The original post that this was written as a comment on, was about Pope Benedict XVI’s discussion of faith and reason. The position that Benedict takes is one that sees faith and reason as not being in competition, but rather, faith as–for lack of a better concept at the moment–the supreme reasonable response to the reasonable God revealed in Jesus Christ the incarnate Word.

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New Resources

I used to have quite a few history and theology resources on my old static site. I’m gradually migrating them all over to wordpress. If you look up top, you’ll see a new “history” tab. There’re some resources there, mostly off-site, but one interesting sermon I’m transcribing from the works of the Rt. Rev. John Stark Ravenscroft, first Episcopal Bishop of North Carolina. Let me know if you know of any resources I should add.

From Holy Bishops in Late Antiquity

Anna and I had a conversation once, several months ago, about how some pastors of mega-churches are really functioning as Bishops without the title. We were talking about one of Anna’s former pastors, Jack Hayford, and his reputation for holiness as an example. Well, recently I’ve been reading the very interesting book Holy Bishops in Late Antiquity: The Nature of Christian Leadership in an Age of Transition by Claudia Rapp. Dr. Rapp writes a lot about the acquisition of various kinds of authority by the Episcopal office. One of these is what she calls ascetical authority–basically authority through holiness of life–and it is the sort of authority on which other forms depended. Tonight I was flipping through the book and this section caught my eye. I think it might have some application to our current difficulties…and since I’ve always liked Origen, and Pope Benedict has recently given him something of a rehabilitation, I don’t feel that bad about quoting him… 🙂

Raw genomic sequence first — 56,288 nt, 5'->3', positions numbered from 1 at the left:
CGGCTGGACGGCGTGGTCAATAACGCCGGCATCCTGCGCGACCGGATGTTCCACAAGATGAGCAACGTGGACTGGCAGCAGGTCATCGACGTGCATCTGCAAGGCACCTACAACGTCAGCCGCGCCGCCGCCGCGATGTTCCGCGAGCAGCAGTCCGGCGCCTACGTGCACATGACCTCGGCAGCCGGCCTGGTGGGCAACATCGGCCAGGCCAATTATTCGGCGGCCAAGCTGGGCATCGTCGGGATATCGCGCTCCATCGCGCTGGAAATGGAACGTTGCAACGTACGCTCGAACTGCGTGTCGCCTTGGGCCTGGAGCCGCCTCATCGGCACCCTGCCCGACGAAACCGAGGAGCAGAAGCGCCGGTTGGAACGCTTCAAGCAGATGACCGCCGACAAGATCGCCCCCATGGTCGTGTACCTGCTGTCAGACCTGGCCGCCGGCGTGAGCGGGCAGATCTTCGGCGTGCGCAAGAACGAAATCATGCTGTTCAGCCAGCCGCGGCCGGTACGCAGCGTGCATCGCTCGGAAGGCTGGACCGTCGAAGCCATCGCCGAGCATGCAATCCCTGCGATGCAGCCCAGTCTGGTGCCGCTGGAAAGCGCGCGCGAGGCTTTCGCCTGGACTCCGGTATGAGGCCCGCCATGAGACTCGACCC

Origen, in the late third century, oscillates between the generalizing application of Paul’s passage [1 Tim. 3:1-7] that had been typical of the earlier period and the assumption that certain men, because they possess the virtues catalogued by Paul, are identified as episkopoi before God. Origen addresses this issue in two passages in his Commentary on Matthew. In the first passage, he explains that those who conform to the virtues set out by Paul for bishops rightfully exercise the power to bind and loose. In other words, the possession of virtues precedes and indeed is the precondition for the exercise of penitential authority that is largely the prerogative of bishops. In the second passage, Origen says that Jewish Rabbis receive recognition in the eyes of the people because of the external markers of their position, such as the most prominent seat at banquets or in the synagogue. Bishops, by contrast, are recognized in the eyes of God because of their virtues: “For he who has in him the virtues that Paul lists about the bishop, even if he is not a bishop among men, is a bishop before God, even if the [episcopal] rank has not been bestowed on him through the ordination by men.” To illustrate his point, Origen invokes the example of the physician and the pilot of a ship. These men retain their skill and ability, even if they lack the opportunity to exercise them. the physician remains a physician even if he has no patients, and the pilot remains a pilot even if he has no ship to navigate. Taken to its logical conclusion, Origen’s reasoning allows that there may be many more “bishops before God” than there are bishops among men. Moreover, it opens the door to the possibility that men who do not quallify as “bishops before God” are nonetheless ordained to the episcopate. This is in tune with Origen’s general tendency to expose the worldliness of the church as an institution. Criticism of this nature would become even more pronounced in the post-Constantinian era. (p35)